Minnesota employment data continues to show some confusing stuff about our state’s labor force — trends that should keep us concerned about the strength of our economy despite the “recovery.”
Steep drops in the labor force since April don’t fit at all with the idea that we’re in a recovery. Nearly 34,000 Minnesotans have left the state’s labor force (sum of the employed plus the unemployed) since April.
After a slight uptick in September, the newest data show the labor force down again in October.
Meanwhile, the labor force participation rate — the percentage of working age people who have a job or are unemployed and seeking a job — slipped to 71.7 percent. The last time that rate was lower? June 1988.
Here’s another one: Minnesota labor to population ratio — the proportion of the state’s working age population that is employed — fell a tick to 66.6 percent in October. The last time that ratio was lower? January 1984.
The crucial question we’ve been asking for months: Why isn’t the improving economy bringing discouraged workers back into the labor force the way experts expected?
That’s the way it’s supposed to work — things get better and all those folks who gave up start trying again and the labor force rises. We’ve heard various explanations — people who’ve gone back to school and are waiting for the job market to need their skills again is the most plausible. But right now it’s still speculation.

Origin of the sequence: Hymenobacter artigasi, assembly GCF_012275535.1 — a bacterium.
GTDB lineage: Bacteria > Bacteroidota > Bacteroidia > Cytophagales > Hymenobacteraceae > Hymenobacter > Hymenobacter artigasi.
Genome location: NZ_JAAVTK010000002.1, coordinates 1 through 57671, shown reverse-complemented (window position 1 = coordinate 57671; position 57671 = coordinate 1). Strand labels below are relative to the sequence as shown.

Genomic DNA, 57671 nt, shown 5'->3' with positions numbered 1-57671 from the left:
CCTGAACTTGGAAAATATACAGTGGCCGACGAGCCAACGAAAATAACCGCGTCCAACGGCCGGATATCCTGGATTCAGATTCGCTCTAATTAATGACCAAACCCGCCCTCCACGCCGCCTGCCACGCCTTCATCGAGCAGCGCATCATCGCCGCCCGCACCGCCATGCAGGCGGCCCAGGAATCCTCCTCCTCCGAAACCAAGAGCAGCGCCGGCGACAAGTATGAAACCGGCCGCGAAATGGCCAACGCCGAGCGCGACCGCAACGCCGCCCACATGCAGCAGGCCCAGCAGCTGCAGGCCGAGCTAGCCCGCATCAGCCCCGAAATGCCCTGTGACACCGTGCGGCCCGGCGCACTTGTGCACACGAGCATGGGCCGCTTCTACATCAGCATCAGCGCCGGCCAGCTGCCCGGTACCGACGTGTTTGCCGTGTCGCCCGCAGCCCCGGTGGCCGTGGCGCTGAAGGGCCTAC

Here’s the chart on Minnesota’s labor force we’ve been updating the past few months. (Click on the charts for a larger view.)
We’re told that Minnesota is adding jobs and that’s encouraging. Yet, the count of unemployed people in Minnesota has been rising since June.
So while we are supposed to be in a recovery in Minnesota, we see:
– the percentage of employment-age population that’s actually employed is at its lowest point in 20-plus years,
– the ratio of people who are employed or seeking a job is at its lowest point in 20-plus years;
– after a year of nearly steady improvement, the number of unemployed has been rising through the fall.
I’m not trying to be a downer. I’m trying to understand why the data runs counter to the idea that things are improving. Is it a lag time issue? Will we be laughing about this in a few months? Or is there some fundamental shift in employment trends we haven’t yet recognized?
Post your thoughts below or contact us directly at MinnEcon.